Forum: Ruby Ruby hash equlity

Announcement (2017-05-07): www.ruby-forum.com is now read-only since I unfortunately do not have the time to support and maintain the forum any more. Please see rubyonrails.org/community and ruby-lang.org/en/community for other Rails- und Ruby-related community platforms.
unknown (Guest)
on 2007-02-08 23:31
(Received via mailing list)
Based on the description of Hash#==

" Equality---Two hashes are equal if they each contain the same
number of keys and if each key-value pair is equal to (according to
+Object#==+) the corresponding elements in the other hash."

I am having problems understanding the following:

$ irb
irb(main):001:0> VERSION
=> "1.8.5"
irb(main):002:0> a={:c => nil, :d => nil}
=> {:c=>nil, :d=>nil}
irb(main):003:0> b={:d => nil, :c => nil}
=> {:c=>nil, :d=>nil}
irb(main):004:0> # As expected this is true
irb(main):005:0* a == b
=> true
irb(main):006:0> c={:a => nil, a => nil, :b => nil}
=> {:b=>nil, :a=>nil, {:c=>nil, :d=>nil}=>nil}
irb(main):007:0> d={:b => nil, b => nil, :a => nil}
=> {:b=>nil, {:c=>nil, :d=>nil}=>nil, :a=>nil}
irb(main):008:0> # Unexpectedly false
irb(main):009:0* c == d
=> false

Shouldn't they be equivalent ?

Thanks,

Mike
Gavin K. (Guest)
on 2007-02-09 00:06
(Received via mailing list)
On Feb 8, 2:29 pm, removed_email_address@domain.invalid wrote:
> irb(main):005:0* a == b
> => true
> irb(main):006:0> c={:a => nil, a => nil, :b => nil}
> => {:b=>nil, :a=>nil, {:c=>nil, :d=>nil}=>nil}
> irb(main):007:0> d={:b => nil, b => nil, :a => nil}
> => {:b=>nil, {:c=>nil, :d=>nil}=>nil, :a=>nil}
> irb(main):008:0> # Unexpectedly false
> irb(main):009:0* c == d
> => false
>
> Shouldn't they be equivalent ?

Let's make your example a little bit simpler to get at the core of the
matter:
  a = {}
  b = {}
  p a==b
  #=> true

  c = {1=>a}
  d = {1=>b}
  p c==d
  #=> true

  e = {a=>1}
  f = {b=>1}
  p e==f
  #=> false

Apparently it's enough for two values to be #== to one another, but
it's not good enough for two keys to be #== to one another.
Gavin K. (Guest)
on 2007-02-09 00:16
(Received via mailing list)
On Feb 8, 3:00 pm, "Phrogz" <removed_email_address@domain.invalid> wrote:
> > => {:c=>nil, :d=>nil}
> > irb(main):009:0* c == d
>
> Apparently it's enough for two values to be #== to one another, but
> it's not good enough for two keys to be #== to one another.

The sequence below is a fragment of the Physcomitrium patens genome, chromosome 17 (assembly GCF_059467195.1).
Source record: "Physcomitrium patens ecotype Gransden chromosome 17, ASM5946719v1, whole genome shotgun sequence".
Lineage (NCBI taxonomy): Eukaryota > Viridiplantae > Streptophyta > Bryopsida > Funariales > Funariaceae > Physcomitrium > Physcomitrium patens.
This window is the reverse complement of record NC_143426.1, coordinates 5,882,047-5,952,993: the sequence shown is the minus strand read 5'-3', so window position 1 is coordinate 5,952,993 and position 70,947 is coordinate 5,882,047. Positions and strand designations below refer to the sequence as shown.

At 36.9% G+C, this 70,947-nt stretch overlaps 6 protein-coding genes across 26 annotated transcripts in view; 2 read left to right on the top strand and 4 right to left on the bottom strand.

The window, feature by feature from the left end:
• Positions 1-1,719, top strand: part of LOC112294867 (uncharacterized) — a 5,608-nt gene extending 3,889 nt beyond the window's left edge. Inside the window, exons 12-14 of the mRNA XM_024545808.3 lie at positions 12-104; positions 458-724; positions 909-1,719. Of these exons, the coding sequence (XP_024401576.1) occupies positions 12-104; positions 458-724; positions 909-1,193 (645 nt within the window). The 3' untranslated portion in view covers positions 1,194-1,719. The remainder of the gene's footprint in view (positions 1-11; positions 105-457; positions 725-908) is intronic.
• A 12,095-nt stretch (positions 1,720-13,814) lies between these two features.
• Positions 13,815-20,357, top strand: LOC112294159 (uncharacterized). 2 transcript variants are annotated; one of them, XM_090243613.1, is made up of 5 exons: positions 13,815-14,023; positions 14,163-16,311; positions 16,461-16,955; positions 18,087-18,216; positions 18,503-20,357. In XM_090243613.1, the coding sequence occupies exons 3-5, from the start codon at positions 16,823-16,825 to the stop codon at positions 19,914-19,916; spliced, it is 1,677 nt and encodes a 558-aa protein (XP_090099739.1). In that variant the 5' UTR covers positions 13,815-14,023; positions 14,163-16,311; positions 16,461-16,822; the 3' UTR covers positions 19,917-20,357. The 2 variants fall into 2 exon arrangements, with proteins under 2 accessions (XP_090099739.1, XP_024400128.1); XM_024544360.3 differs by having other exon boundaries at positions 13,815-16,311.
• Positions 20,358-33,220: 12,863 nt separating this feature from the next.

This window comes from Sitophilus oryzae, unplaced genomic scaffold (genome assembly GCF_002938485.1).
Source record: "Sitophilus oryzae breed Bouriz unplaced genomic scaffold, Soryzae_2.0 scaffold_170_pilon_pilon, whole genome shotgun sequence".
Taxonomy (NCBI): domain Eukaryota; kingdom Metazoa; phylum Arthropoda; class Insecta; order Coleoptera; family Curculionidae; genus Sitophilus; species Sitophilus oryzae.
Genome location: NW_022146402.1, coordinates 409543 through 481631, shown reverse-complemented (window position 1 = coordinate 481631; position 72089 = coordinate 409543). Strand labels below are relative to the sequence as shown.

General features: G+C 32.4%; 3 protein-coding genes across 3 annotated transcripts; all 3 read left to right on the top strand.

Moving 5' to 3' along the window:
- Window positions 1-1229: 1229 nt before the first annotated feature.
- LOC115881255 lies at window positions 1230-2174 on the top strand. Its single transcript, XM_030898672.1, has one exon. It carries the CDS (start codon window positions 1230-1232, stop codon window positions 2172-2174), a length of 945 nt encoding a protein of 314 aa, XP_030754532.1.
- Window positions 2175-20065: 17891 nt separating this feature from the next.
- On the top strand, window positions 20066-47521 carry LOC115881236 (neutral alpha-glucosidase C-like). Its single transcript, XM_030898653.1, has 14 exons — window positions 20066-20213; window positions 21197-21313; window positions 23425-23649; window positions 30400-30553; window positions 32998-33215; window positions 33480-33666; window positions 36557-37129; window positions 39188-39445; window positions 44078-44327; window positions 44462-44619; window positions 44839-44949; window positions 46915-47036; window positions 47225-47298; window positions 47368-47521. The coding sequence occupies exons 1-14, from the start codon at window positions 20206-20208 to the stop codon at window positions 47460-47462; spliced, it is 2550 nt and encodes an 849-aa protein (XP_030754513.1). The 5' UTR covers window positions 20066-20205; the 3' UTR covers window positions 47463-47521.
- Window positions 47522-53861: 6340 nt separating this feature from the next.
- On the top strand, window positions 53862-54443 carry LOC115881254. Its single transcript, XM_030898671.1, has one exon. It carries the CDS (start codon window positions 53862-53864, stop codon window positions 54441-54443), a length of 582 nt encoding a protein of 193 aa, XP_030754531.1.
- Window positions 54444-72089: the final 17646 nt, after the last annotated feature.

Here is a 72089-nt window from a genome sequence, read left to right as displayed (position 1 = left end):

To take it one step further, think about it this way:
  p c[1] == d[1]
  #=> true

  p e[a] == f[a]
  #=> false

If you wanted the functionality you were expecting, then for these two
hashes:
  x = { m=>1, n=>2, o=>3 }
  y = { g=>1, h=>2, k=>3 }
testing for equality would have to do something like:

class Hash
  # Ouch! O(n^2) performance
  # Very bad for hashes with many keys
  def sort_of_equal( other )
    equal = true
    self.each{ |k,v|
      found_key=false
      other.each{ |k2,v2|
        found_key ||= ( ( k==k2 )  && ( v==v2 ) )
      }
      equal &&= found_key
    }
    equal
  end
end

p e.sort_of_equal( f )
#=> true
Gavin K. (Guest)
on 2007-02-09 01:05
(Received via mailing list)
Finally, here's a slightly better version. It's still O(n^2) in the
worst case, but should perform much better under common circumstances
(in case someone actually needed this functionality):

class Hash
  # Ouch! O(n^2) performance
  # Bad for hashes with many keys
  def sort_of_equal( other )
    equal = true
    self.each{ |k,v|
      unless found_key = (other[k]==v)
        other.each{ |k2,v2|
          break if found_key = ( ( k==k2 )  && ( v==v2 ) )
        }
      end
      equal &&= found_key
    }
    equal
  end
end

Note that this will still not work if you have nested hashes that you
want to treat like this. You'd need to override Hash#== fully, or put
in tests based on key and value type.
unknown (Guest)
on 2007-02-09 15:25
(Received via mailing list)
Thanks Phrogz, but yes my problem would require nested hashes and
would have
to be reasonably efficient. Let me explain..... I started with the
problem of comparing
sets that may have sets as members:

irb(main):017:0> require 'set'
=> false
irb(main):018:0> Set[:a, :b] == Set[:a, :b]
=> true
irb(main):019:0> Set[:a, :b, Set[:c, :d]] == Set[:a, :b, Set[:c, :d]]
=> false

Suprisingly it didn't work. So I looked at how sets were implemented -
basically
hashes where the set members are the keys and the values are true.

I still believe that hash equality should be as the 'ri' manual
describes. I'm going
to examine the ruby 'C'  code to see exactly why.....

Mike
This topic is locked and can not be replied to.